Team 109-Building an Innovative, Flexible, Creative Learning Environment

Recently I have been thinking a lot about flexible, innovative learning environments. As the world of work changes, along with the digitization of so many aspects of our day to day life, how are our educational environments also reflecting these shifting times?

I have been participating in the Learning Creative Learning MOOC through MIT looking at the book Lifelong Kindergarten by Mitch Resnick. This week we are focusing on the concept of “Peers” and the collaborative nature of learning. Being asked to consider a specific learning space and how this particular environment supports peer learning

furthers my own thinking around how deeply the design and culture of our learning or work environment drives our thinking and daily experiences.

Designing the Optimal Learning Environment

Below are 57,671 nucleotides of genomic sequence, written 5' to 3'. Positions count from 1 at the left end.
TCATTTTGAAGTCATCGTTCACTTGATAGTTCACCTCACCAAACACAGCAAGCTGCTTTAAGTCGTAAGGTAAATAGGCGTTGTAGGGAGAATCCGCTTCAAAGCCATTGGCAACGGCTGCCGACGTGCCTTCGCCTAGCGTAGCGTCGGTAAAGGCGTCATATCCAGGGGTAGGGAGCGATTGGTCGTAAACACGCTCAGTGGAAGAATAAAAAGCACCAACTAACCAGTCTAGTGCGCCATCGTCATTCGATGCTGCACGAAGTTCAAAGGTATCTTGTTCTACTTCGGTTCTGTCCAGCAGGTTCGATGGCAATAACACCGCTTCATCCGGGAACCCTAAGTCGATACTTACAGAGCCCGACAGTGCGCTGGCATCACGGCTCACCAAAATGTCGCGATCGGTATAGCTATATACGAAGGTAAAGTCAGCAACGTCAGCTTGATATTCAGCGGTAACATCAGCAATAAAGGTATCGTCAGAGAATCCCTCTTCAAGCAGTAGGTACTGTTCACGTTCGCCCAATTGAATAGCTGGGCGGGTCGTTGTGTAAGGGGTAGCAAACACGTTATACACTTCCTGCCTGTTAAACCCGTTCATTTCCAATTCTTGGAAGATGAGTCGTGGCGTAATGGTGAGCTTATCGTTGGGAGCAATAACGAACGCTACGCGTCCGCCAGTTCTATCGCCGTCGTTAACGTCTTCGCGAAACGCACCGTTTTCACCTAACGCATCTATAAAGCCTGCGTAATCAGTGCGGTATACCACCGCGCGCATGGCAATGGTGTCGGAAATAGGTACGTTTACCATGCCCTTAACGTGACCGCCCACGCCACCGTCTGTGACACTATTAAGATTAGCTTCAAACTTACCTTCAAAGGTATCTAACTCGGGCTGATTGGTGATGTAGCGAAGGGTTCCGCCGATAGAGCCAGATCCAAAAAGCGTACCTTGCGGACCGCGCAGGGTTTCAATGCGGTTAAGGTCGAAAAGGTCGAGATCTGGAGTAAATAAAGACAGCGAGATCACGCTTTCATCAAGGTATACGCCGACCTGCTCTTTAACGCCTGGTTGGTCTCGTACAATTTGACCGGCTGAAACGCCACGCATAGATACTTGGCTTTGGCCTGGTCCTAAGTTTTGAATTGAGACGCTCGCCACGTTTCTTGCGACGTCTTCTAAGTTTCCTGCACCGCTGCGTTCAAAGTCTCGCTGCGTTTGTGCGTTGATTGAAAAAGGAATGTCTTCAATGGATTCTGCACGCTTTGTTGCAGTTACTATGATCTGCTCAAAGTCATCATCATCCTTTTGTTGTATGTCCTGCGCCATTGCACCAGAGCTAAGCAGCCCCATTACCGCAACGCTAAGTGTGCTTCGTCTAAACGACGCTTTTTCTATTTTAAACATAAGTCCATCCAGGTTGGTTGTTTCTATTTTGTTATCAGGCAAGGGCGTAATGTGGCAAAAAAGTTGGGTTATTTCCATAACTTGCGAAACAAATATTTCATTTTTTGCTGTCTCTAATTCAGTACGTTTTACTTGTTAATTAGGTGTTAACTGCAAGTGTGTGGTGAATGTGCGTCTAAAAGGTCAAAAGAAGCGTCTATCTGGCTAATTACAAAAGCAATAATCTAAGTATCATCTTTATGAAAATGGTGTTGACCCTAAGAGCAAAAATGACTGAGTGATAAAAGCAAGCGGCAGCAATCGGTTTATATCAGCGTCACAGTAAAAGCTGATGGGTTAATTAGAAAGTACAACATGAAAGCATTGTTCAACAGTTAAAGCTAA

Today we see more and more innovative workspaces surfacing and the image of the office of the 21st century has shifted. Many companies are doing away with the traditional, rigid and compartmentalized office space of the of 20th century and moving towards more open, collaborative and multifunctional workspaces with hopes that these more open environments foster the teamwork, flexibility and creative thinking employers are looking for in their employees. “Hot desking” in which employees have no set workspace or desk and rotate or use spaces as needed is becoming more and more popular. Digital workspaces are also more prolific. More people work from home and have flexible hours. The importance of well-being at work and the large influence physical workspace has on it, has a strong correlation with developing a positive, effective work environment, employee productivity and performance. How have classrooms in our elementary schools and high schools emulated this same shift in thinking?